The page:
A. Through research, we discovered that better detergent qualities could be achieved with a PEA compound having a higher flashpoint, and lower viscosity. The higher flashpoint allows the detergent to reside in the combustion chamber slightly longer during the combustion cycle, which facilitates a more effective clean-up. And the lower viscosity allows it to penetrate/solubilize deposits more fully and effectively. These are a couple of the physical properties that differentiate the proprietary PEA technology found in our product.
Q. Can I use No-Rosion in my daily driver as well?
A. Yes, it will not harm catalytic converters or oxygen sensors, and will clean/remove deposits in port injected, direct injected, and carbureted engines.
Q. Does No-Rosion Fuel System Combustion Optimizer increase octane?
A. No, but a cleaner burning engine has a reduced octane requirement, which allows less expensive, lower octane gasoline to be used without the risk of detonation. If you wish to boost octane, consider trying our No-Rosion Fuel System Octane Booster product.
Q. Will No-Rosion rejuvenate old fuel?
A. No, but it will prevent it from breaking down any further, and allow it to be safely used without forming engine deposits.
Q. Can synergistic benefits be gained by using No-Rosion Combustion Optimizer along with No-Rosion Octane Booster?
A. Yes. Fuel with a higher octane rating more effectively combusts the solubilized byproducts created during clean-up with our PEA.
Q. Have your fuel system products been fully tested?
A. Yes. We are members of the ASTM D02 Committee. Our fuel additives have undergone, and passed, all necessary ASTM tests.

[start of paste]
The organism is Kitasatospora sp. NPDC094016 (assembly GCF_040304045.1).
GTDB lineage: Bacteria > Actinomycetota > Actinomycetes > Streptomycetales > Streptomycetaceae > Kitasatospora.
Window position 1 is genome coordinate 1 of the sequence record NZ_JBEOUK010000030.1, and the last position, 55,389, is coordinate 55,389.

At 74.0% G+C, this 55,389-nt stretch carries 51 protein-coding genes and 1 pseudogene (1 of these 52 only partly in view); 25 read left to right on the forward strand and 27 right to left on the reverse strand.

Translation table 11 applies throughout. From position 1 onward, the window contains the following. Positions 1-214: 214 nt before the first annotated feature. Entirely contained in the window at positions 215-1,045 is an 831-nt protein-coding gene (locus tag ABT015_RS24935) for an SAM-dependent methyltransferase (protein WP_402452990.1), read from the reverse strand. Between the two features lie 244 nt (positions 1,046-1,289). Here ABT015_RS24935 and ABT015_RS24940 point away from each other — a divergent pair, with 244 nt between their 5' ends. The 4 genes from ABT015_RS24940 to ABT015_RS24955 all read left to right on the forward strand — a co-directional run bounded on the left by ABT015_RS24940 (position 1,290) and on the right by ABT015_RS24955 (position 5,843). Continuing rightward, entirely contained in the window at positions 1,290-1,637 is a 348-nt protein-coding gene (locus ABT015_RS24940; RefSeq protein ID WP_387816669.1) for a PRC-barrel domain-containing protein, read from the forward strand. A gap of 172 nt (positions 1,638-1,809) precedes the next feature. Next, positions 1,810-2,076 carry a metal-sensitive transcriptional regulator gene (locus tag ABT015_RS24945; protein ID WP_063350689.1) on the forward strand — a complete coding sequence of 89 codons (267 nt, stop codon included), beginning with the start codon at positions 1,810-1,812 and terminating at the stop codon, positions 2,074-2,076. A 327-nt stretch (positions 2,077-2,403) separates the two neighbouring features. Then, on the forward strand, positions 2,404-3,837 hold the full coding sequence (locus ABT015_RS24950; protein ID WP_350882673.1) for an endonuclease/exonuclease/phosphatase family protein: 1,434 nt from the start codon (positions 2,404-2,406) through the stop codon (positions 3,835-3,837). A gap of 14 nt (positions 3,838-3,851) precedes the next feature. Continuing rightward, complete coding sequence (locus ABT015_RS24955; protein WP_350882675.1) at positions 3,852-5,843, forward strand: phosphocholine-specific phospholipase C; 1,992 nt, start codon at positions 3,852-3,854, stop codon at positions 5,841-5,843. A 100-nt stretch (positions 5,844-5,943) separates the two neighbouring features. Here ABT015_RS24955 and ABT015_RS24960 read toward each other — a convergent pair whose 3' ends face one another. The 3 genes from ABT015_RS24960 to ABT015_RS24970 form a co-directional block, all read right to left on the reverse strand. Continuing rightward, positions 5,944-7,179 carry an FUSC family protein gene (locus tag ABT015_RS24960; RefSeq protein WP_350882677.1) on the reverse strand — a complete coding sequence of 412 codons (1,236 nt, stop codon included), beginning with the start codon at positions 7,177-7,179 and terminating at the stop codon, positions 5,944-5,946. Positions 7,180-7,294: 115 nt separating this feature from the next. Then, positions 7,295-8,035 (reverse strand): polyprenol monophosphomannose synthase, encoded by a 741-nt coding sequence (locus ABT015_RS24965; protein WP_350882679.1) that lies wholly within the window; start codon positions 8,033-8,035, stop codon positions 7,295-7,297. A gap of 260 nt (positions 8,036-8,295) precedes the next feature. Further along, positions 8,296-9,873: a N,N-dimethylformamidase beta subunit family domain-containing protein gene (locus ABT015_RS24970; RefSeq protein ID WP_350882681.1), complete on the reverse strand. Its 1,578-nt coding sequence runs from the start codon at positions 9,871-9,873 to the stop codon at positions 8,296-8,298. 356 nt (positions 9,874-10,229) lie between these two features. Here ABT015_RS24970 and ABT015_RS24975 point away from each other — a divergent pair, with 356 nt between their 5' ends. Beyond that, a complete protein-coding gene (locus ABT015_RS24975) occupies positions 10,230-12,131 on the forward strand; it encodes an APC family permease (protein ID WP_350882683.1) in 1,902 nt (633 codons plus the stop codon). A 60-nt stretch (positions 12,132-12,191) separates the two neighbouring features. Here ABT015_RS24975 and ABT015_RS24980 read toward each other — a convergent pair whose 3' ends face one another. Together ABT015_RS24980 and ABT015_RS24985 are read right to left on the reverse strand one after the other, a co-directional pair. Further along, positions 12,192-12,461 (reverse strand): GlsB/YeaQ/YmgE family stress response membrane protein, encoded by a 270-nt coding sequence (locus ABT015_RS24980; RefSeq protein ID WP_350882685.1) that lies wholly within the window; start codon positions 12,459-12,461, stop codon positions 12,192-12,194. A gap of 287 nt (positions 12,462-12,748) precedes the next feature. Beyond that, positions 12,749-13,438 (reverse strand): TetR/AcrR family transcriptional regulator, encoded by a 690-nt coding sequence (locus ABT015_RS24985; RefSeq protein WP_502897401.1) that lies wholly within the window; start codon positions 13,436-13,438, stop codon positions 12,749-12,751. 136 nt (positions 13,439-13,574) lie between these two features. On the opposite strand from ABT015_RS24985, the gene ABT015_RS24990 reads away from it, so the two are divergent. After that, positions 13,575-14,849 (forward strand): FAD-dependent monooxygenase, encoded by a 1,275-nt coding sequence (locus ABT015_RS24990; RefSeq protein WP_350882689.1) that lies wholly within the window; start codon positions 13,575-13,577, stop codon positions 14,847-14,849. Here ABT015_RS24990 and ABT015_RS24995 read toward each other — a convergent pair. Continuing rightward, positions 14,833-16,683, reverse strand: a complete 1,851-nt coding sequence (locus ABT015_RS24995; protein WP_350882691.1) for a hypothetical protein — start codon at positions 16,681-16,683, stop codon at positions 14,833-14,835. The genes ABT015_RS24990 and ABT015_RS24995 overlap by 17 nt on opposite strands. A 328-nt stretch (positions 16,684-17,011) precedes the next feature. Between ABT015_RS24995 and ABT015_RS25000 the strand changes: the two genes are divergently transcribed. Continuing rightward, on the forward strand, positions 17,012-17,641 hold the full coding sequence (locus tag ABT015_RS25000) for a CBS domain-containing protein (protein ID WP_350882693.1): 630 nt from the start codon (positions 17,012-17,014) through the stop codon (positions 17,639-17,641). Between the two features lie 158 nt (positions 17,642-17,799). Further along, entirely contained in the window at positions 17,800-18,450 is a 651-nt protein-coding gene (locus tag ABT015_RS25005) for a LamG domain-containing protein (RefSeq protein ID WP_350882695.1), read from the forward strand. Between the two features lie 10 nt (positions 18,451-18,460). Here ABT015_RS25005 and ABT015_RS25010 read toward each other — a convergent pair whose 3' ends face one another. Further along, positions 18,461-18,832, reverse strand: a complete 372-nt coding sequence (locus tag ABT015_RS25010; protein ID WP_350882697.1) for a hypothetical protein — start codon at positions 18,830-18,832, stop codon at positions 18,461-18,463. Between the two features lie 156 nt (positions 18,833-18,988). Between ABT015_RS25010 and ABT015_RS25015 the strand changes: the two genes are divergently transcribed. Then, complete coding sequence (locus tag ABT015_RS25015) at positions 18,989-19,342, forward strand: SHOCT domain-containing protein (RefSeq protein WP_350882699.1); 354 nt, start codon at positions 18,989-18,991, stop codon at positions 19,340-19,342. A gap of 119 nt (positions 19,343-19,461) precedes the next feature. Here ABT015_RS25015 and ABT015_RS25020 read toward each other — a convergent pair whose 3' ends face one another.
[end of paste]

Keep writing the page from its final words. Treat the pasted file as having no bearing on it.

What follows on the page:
Q. What is the ASTM?
A. ASTM is the American Society for Testing and Materials. It is a globally recognized leader in the development and delivery of international voluntary consensus standards. Over 12,000 ASTM standards are used around the world to improve product quality, enhance safety, facilitate market access and trade, and build consumer confidence. ASTM standards act as the tools for consumer satisfaction and competitiveness for companies across a wide range of industries. Through 141 technical standard-writing committees, ASTM serves diverse industries ranging from metals to construction, petroleum to consumer products, and many more.
One of these 141 technical committees is the D02 Committee on Petroleum Products, Liquid Fuels, and Lubricants. ASTM Committee D02 on Petroleum Products and Lubricants was formed in 1904. D02 meets twice a year, June and December. Approximately 900 members attend the five days of technical meetings. The committee, with a current membership of approximately 1500 industry professionals and experts, currently has jurisdiction over 580 standards, published in five volumes of the Annual Book of ASTM Standards; Volumes 05.01, 05.02, 05.03, 05.04 and 05.05. These standards have, and continue to play, a preeminent role in all aspects relating to the standardization of Petroleum Products and Lubricants.
Applied Chemical Specialties is an active member of the D02 Committee, and contributes to fuel technology development through our various research efforts.
To learn more about ASTM, visit www.astm.org.
Q. Will No-Rosion cause any damage to plastic or rubber cooling system components?
A. No. Because it contains no alcohol, it will not cause premature drying, cracking, or failure of rubber or plastic components.
Q. What is the shelf-life of No-Rosion?
A. 5 years. No-Rosion should be stored in temperatures between 35 degrees and 90 degrees F.
Q. How does No-Rosion benefit the environment?
A. A cleaner combustion chamber results in optimized ignition of fuel. This reduces hydrocarbon, carbon monoxide, NOx, and particulate emissions.
Q. Is No-Rosion EPA registered and approved?
A. Yes. No-Rosion Fuel System Combustion Optimizer is EPA registered and approved per 40 CFR 79.23 under EPA registration number 271020004.
If you have questions not found in this sheet, contact: info@NoRosion.com.
DID YOU KNOW... No-Rosion was in the cooling systems and fuel systems of sixteen award-winning classics at the 2013 Pebble Beach Concours d'Elegance!